When friends tell me they don’t have time to meditate or don’t know how to, I always say that downloading an app is a great place to start. Welzen, Calm and Headspace are the ones I’ve tried and would definitely recommend.
I might be a bit biased here, as while I use the free versions of the other apps, I have the paid-for version of the Welzen mindfulness app. You can also read a more detailed review of the Welzen app in one of my previous posts.
I have definitely learnt a lot from the Welzen app, and here are some of my favourite things about it.
- The 5 Days of Welzen. If you’re new to mindfulness meditation you can start with 5 really clear explanations that take you through the principles of mindfulness meditation over short 5-7 minute sessions.
- The Mindfulness Coaching category. Here you have about 17 different short sessions that go a little deeper into how mindfulness meditation can help you. So you learn about why a body scan is important, about how mindfulness can improve your relationships with others and even the quality of your sleep.
- The Office Hours category. This is designed to help you when you’re at work – I haven’t found something like this anywhere else, and I know how much I would have needed it in my office job! I so wish I had found this before!
- The visualisation meditations. I had not come across these before either, and I love them. You can find a River Downstream visualisation in the Better Sleep category or a Forest one in the Enhance Creativity category, for example. The guided meditation helps you visualise a specific, calming and soothing environment, and helps you imagine you’re right there, relaxing. Visualisations really work for me and help me feel a lot calmer.
- You have a choice between a male and a female voice. A male voice guides you through most of the mindfulness meditation sessions. But if you prefer a female voice, you can go through the meditations in the Female Guidance category instead. It’s ust nice to have that choice, right?
The Calm app was the first mindfulness meditation app I stumbled upon and reviewed. And I certainly learnt a lot from it. These are some of the features from the free version of the app that I enjoyed the most.
- The 7 Days of Calm. You take a short meditation every day and get to focus on different aspects (awareness, gratitude etc.)
- The guided breathing exercise. It’s a very very simple, visual trick to guide you to take a deep breath in, hold, and take a deep breath out. So so simple and yet totally effective and calming.
- The ability to track your progress. Probably one of the best ways to help you create a habit for yourself is to track how many days you’ve been able to keep it up. Or, as Calm calls it, you can track your ‘longest streak’. Effectively it’s a little calendar that shows you how many days you’ve meditated this month. It’s a very visual reminder of how you’re doing towards your goals.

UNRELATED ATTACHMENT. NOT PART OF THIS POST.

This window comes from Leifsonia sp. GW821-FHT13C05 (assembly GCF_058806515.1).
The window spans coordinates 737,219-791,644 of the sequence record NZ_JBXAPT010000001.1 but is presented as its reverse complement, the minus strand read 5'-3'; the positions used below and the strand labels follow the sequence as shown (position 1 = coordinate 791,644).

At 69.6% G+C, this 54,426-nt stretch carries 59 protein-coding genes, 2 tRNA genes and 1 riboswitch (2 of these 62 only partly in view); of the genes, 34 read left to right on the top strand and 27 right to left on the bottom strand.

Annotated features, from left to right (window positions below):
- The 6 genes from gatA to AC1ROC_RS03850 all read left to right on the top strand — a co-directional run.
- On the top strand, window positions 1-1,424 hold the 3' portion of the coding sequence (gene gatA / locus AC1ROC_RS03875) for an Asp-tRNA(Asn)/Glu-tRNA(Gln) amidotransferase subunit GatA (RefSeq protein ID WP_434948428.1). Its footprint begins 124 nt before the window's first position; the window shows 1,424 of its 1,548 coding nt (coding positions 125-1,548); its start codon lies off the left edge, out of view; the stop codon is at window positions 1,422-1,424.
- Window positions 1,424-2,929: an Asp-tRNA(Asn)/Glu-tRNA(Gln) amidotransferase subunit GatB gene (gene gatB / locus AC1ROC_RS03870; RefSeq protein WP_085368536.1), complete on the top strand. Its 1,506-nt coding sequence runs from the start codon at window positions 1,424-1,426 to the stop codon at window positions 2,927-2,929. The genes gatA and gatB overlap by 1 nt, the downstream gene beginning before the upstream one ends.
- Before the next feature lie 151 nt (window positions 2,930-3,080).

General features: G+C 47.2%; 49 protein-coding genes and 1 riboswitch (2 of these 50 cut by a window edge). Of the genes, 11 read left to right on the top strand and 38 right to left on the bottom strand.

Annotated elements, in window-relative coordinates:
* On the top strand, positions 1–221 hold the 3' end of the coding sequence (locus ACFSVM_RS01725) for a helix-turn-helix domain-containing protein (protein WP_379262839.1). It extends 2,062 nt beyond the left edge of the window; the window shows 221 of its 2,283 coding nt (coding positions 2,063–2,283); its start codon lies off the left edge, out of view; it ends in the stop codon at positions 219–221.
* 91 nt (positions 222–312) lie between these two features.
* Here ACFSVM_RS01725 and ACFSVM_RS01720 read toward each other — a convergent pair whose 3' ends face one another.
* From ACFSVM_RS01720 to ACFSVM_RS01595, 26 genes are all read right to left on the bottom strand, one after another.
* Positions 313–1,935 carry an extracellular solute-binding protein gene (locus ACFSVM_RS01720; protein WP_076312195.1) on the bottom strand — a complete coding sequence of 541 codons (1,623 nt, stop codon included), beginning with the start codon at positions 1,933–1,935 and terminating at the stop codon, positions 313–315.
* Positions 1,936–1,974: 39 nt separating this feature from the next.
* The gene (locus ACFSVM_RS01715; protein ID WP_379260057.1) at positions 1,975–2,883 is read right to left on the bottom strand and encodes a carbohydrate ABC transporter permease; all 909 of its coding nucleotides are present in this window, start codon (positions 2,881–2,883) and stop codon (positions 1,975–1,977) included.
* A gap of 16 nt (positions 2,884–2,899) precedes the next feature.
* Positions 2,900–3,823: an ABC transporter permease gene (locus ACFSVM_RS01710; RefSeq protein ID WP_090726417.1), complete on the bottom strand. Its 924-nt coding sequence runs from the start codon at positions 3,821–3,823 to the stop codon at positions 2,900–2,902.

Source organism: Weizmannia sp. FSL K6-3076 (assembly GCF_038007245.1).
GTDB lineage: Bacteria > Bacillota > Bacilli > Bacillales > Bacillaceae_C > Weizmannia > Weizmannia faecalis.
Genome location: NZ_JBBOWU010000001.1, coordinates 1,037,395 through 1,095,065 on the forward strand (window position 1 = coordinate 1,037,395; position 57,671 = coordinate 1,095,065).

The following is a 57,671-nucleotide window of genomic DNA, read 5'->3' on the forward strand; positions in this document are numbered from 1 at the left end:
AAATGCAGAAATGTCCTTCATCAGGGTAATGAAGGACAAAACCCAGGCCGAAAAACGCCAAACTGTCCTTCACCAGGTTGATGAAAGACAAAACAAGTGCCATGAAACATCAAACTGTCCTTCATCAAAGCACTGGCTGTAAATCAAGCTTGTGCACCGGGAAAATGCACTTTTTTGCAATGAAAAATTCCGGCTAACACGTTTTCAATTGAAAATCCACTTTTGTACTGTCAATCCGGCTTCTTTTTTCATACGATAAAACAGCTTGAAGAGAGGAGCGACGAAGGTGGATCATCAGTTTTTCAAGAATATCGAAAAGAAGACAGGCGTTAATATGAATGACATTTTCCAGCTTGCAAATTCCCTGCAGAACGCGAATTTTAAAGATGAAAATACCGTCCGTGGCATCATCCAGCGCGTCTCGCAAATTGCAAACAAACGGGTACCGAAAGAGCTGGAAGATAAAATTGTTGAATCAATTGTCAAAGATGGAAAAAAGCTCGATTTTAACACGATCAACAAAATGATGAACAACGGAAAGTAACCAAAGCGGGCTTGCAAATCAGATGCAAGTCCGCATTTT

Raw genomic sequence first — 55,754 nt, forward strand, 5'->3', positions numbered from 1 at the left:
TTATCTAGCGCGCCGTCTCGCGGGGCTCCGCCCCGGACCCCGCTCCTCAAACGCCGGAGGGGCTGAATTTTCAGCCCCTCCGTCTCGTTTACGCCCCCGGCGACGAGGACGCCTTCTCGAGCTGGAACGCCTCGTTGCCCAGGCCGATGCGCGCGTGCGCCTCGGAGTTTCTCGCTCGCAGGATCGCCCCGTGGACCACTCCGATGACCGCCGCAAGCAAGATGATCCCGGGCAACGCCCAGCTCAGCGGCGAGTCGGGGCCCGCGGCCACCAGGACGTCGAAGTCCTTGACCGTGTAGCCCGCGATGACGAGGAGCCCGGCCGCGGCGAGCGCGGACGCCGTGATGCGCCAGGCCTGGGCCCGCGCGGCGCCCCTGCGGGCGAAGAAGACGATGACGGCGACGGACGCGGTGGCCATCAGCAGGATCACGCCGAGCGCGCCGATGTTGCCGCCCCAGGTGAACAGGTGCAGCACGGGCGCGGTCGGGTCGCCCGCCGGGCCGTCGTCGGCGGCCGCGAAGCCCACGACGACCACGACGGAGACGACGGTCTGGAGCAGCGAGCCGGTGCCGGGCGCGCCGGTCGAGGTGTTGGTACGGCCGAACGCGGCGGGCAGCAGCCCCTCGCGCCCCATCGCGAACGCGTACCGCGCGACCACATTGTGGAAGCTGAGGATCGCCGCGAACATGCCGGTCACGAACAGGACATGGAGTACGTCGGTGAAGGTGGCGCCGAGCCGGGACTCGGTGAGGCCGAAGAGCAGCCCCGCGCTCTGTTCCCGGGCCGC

- You can change the background images and sounds to whatever you find more soothing and relaxing for you. You just get to experiment with what works best for you, really.
- The sleep stories. As soon as you open the app, you can choose whether you want to breathe, meditate or sleep. If you select sleep, Calm have a number of sleeping stories (both for adults and for children) that you can listen to to get a more restful night’s sleep.
All in all, I think the free version gives you a great amount of value in terms of what you can learn and do.
Out of the 3, Headspace is the only UK-based app. So it’s perfect if you perhaps find a British accent more familiar and therefore less distracting when following a guided meditation.
Once again, I’ve only used the free version of the app, but here is why I would recommend it.
- The guided meditations are all recorded by Andy Puddicombe, who is the co-founder of the app. Andy Puddicombe’s story is quite fascinating. In his twenties he decided to travel to the Himalayas to study meditation. And ten years later he became a Tibetan Buddhist monk in Northern India. Back in the UK, he set up his own practice as a mindfulness consultant. He also wrote a few books, and co-founded the Headspace app. Via the app you get access to some of his TED talks as well. And I recommend you watch them. They really give you an idea of who is guiding you through the meditation sessions.
- The app has easy-to-follow, engaging cartoon-style video explanations. Andy Puddicombe’s voice is behind these as well. So you get a sense of continuity, brand and personality really coming through wherever you are in the app.
- Similarly to the other apps, Headspace takes you through the basic of mindfulness meditation in 10 sessions. You can take these over 10 days (they’re only 10 minutes each) via the Take 10 programme.
- You can track your progress and stats (including the average duration of your meditation sessions, the total number of sessions you’ve taken and total time you’ve meditated). But you can also buddy up with friends, so you can track each other’s progress and cheer each other on.
- The paid-for version (which I haven’t used yet) has quick SOS sessions designed for you to take when you’re feeling overwhelmed and about to have a meltdown. They’re only 3 minute long and can help you achieve calm and clarity. And who doesn’t need that when your toddler is having their 10th tantrum of the day?!?
And that’s it from me for now. I hope this encourages you to give a mindfulness meditation app a go. I’ve not just learnt a great deal about mindfulness meditation thanks to these apps. I’ve also found them a great way to get me started and kick off my daily practice.
What about you? Do you have any other recommendations for a mindfulness meditation app?
*I was provided with a free subscription to the Welzen app, but all ideas expressed in this post are my own.